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  1. #1
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    Jul 2003
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    Default Advice on Hauling NUCs

    Any advice on how to stack and haul 300-400 NUCS about 700 miles would be appreciated. These are for delivery in cardboard boxes. Does anyone box them before hauling them? seems like the cardboard wouldn't hold up Then again I don't really seem myself boxing nucs in some abandoned parking lot or roadside.

    I've got deeps divided as double nucs, a bunch of single nucs with solid bottoms, a few with detachable bottoms (those have to go). Guess the first advice would be to standardize but should probably know how I am going to haul them first - appreciate advice on what to standardize on.
    "Beware of all enterprises that require new clothes"
    Henry David Thoreau, Walden

  2. #2
    Join Date
    Jan 2005
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    FRASER VALLEY, BRITISH COLUMBIA
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    Default Re: Advice on Hauling NUCs

    I suppose it depends on who you are hauling , self or others? If it's others then they can provide the nuc boxes to whatever specs you agree on. If it's yourself then get what you like.

    I've got some 6 framers. Solid box with the bottom attached. Cleats on the bottom and on the lids so they stack. I've got pallets for those so they lock into the pallet.

    I've also got styrofoam ones that have screen lids. Plug the entrance and load on the truck.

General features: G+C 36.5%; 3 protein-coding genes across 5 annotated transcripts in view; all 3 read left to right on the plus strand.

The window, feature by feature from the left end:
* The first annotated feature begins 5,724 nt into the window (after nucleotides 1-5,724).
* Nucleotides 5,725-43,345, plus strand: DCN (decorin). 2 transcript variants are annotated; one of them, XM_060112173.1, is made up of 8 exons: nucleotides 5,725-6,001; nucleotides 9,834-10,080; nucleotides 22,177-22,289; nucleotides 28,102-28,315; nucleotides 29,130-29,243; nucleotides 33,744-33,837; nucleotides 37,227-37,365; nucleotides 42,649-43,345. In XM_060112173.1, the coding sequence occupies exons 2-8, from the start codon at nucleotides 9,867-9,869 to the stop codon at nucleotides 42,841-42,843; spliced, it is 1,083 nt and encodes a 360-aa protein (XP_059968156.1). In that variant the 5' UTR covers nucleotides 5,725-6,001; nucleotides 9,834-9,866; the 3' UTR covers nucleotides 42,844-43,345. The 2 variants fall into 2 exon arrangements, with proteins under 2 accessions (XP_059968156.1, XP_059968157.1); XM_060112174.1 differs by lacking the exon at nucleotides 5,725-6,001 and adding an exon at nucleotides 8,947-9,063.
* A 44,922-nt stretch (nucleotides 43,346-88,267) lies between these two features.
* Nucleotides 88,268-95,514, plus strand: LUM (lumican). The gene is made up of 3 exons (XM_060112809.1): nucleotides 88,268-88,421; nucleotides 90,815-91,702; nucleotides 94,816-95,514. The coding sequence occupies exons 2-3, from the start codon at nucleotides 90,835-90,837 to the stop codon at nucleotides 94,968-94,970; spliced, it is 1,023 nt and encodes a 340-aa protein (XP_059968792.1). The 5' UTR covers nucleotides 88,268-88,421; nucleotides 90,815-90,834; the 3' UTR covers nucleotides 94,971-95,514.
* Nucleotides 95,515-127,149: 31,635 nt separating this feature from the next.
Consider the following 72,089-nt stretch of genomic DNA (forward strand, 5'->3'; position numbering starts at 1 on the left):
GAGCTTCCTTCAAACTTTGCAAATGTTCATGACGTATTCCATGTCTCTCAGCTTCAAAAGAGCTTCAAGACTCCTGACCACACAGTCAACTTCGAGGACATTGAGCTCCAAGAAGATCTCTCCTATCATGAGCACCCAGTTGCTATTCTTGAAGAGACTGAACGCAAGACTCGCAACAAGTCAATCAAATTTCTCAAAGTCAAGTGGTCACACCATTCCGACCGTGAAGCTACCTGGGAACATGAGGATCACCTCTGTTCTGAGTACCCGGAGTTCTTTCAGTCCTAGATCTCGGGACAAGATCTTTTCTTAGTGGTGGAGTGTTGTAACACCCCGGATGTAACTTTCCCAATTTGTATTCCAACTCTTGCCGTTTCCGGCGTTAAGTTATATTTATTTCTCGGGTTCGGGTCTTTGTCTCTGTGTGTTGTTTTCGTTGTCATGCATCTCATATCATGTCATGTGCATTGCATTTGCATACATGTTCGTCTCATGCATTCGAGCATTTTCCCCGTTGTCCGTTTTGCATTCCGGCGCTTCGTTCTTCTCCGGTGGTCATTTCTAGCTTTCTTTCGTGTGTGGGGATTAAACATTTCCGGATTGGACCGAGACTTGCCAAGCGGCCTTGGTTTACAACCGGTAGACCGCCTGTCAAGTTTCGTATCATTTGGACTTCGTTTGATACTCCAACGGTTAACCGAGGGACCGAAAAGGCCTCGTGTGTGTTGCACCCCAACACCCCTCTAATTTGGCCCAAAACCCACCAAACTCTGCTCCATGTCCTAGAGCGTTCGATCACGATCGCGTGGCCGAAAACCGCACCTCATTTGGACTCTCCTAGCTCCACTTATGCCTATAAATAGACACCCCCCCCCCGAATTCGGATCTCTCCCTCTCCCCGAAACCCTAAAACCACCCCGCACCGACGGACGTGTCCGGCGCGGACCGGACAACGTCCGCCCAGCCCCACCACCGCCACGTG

Both are good. I kinda prefer the 6 framers for overwintering.

    I think you are definitely on to something when you say standardize.

    Jean-Marc

  3. #3
    Join Date
    Jun 2003
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    Lakeland FL
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    862

    Default Re: Advice on Hauling NUCs

    jean how are your pallets made would you have any pictures i also am trying to figure out a good way to move a couple hundred nucs this year to FL maybe just picking them up and straping them to a pallet.?

  4. #4
    Join Date
    Jan 2005
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    Southern Oregon
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    Default Re: Advice on Hauling NUCs

    They can over heat very easily. The vent holes on each end of the cardboards must have air flow, so be sure to leave a gap between the rows.
    John B Jacob www.oldsolbees.com

  5. #5
    Join Date
    Dec 2005
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    Brasher Falls, NY, USA
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    Default Re: Advice on Hauling NUCs

    How far between fill ups for your truck?

    I'd haul the nucs w/ vent holes/entrances open and under a net. I'd haul them at night, if possible. It could be a little cooler, perhaps. Also, find truck stops that have water hoses available and wet the load down when you stop for fuel.